BENTON — Big changes are coming to Fairfield Community Schools.
The schools will be reorganized into STEAM (science, technology, engineering, arts and math across disciplines), practical arts and early college schools, with the goal of preparing students for life after high school.
Superintendent Steve Thalheimer told board members Thursday that Fairfield will have to set itself apart from other schools, because students are entering a changing workforce with evolving technology, and the future of school funding remains uncertain.
“We have to make ourselves viable, sustainable and competitive,” Thalheimer said.
The changes would be made across the board — kindergarten through 12th grades and at all four buildings — with implementation beginning for the 2015-16 school year. The focus will shift to an inquiry model — from teachers as of keepers of information to coaches who help students navigate problems and think for themselves.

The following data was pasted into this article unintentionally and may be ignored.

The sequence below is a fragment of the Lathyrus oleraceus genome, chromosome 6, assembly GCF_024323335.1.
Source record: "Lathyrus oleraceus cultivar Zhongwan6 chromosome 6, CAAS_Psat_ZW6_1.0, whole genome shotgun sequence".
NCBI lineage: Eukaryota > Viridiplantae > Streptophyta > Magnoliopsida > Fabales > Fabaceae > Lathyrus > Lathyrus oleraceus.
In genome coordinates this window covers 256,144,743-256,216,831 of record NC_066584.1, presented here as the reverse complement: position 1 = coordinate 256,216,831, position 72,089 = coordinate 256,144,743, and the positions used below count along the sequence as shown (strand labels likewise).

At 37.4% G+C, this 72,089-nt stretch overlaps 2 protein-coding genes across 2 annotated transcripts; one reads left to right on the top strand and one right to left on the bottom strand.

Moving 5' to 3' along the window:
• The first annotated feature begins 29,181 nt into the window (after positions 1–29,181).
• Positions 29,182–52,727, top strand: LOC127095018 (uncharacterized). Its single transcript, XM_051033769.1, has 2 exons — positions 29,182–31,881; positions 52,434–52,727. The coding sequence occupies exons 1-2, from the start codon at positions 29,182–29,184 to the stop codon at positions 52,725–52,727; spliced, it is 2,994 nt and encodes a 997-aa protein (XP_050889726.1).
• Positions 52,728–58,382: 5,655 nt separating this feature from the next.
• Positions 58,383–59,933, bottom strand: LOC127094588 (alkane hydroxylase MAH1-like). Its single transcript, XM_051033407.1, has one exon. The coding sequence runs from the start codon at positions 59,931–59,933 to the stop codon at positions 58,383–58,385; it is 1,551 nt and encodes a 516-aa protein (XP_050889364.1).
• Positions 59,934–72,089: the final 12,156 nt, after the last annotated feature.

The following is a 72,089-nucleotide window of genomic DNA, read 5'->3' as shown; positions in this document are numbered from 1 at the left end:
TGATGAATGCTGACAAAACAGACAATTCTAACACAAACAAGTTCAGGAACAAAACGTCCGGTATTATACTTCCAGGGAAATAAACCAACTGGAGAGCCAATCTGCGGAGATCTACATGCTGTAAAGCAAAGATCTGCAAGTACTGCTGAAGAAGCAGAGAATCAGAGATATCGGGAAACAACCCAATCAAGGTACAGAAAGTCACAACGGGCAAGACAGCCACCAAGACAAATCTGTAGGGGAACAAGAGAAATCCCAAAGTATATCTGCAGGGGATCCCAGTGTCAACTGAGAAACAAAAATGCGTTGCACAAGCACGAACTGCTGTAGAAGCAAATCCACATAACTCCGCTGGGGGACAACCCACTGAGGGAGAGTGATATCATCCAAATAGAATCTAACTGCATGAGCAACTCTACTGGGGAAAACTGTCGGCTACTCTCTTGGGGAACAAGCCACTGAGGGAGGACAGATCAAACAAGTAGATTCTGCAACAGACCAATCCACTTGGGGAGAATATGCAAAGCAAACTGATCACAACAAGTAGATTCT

Benton and New Paris elementary schools will be STEAM schools, with emphasis on literacy, math, inquiry and ethical problem solving. Students will use computers and devices to research and problem solve, and robotics in the classroom and as extra-curriculars.
Millersburg Elementary School will become a practical arts academy, and to alleviate crowding at the high school will house two sections each of seventh and eighth grades. The emphasis will still be on literacy, math and problem solving, but will also incorporate exposure to careers in the community as well as a traditional middle school exploratory experience in grades six through eight.
The junior-senior high school will still offer Core 40 classes, but also encourage students to earn college credits along the way, either through early college or vocational trades, at Fairfield or through the Wawasee Area Career and Technical Cooperative.
Thalheimer told the board he expects concerns and questions from parents and community members on the specifics of what the plan means, but the fundamental principals will stay the same.